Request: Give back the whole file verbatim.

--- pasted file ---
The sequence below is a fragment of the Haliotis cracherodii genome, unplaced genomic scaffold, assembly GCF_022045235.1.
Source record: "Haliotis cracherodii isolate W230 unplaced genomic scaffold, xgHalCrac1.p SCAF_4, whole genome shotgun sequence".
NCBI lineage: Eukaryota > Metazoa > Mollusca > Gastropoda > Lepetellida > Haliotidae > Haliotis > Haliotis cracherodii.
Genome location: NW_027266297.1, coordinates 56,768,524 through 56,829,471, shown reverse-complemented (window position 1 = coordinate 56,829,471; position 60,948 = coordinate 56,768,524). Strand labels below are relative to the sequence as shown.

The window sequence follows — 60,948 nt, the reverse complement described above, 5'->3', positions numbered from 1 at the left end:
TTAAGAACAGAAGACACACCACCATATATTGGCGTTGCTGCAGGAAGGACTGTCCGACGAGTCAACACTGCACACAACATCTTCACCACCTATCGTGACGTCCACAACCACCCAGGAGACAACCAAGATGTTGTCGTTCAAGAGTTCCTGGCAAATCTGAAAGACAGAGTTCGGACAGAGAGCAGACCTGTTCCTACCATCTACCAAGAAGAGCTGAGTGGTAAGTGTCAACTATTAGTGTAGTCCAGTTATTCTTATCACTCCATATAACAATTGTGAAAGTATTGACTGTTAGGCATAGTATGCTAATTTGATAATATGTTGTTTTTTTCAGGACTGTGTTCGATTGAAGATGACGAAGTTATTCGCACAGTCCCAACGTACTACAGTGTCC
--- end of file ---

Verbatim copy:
The sequence below is a fragment of the Haliotis cracherodii genome, unplaced genomic scaffold, assembly GCF_022045235.1.
Source record: "Haliotis cracherodii isolate W230 unplaced genomic scaffold, xgHalCrac1.p SCAF_4, whole genome shotgun sequence".
NCBI lineage: Eukaryota > Metazoa > Mollusca > Gastropoda > Lepetellida > Haliotidae > Haliotis > Haliotis cracherodii.
Genome location: NW_027266297.1, coordinates 56,768,524 through 56,829,471, shown reverse-complemented (window position 1 = coordinate 56,829,471; position 60,948 = coordinate 56,768,524). Strand labels below are relative to the sequence as shown.

The window sequence follows — 60,948 nt, the reverse complement described above, 5'->3', positions numbered from 1 at the left end:
TTAAGAACAGAAGACACACCACCATATATTGGCGTTGCTGCAGGAAGGACTGTCCGACGAGTCAACACTGCACACAACATCTTCACCACCTATCGTGACGTCCACAACCACCCAGGAGACAACCAAGATGTTGTCGTTCAAGAGTTCCTGGCAAATCTGAAAGACAGAGTTCGGACAGAGAGCAGACCTGTTCCTACCATCTACCAAGAAGAGCTGAGTGGTAAGTGTCAACTATTAGTGTAGTCCAGTTATTCTTATCACTCCATATAACAATTGTGAAAGTATTGACTGTTAGGCATAGTATGCTAATTTGATAATATGTTGTTTTTTTCAGGACTGTGTTCGATTGAAGATGACGAAGTTATTCGCACAGTCCCAACGTACTACAGTGTCC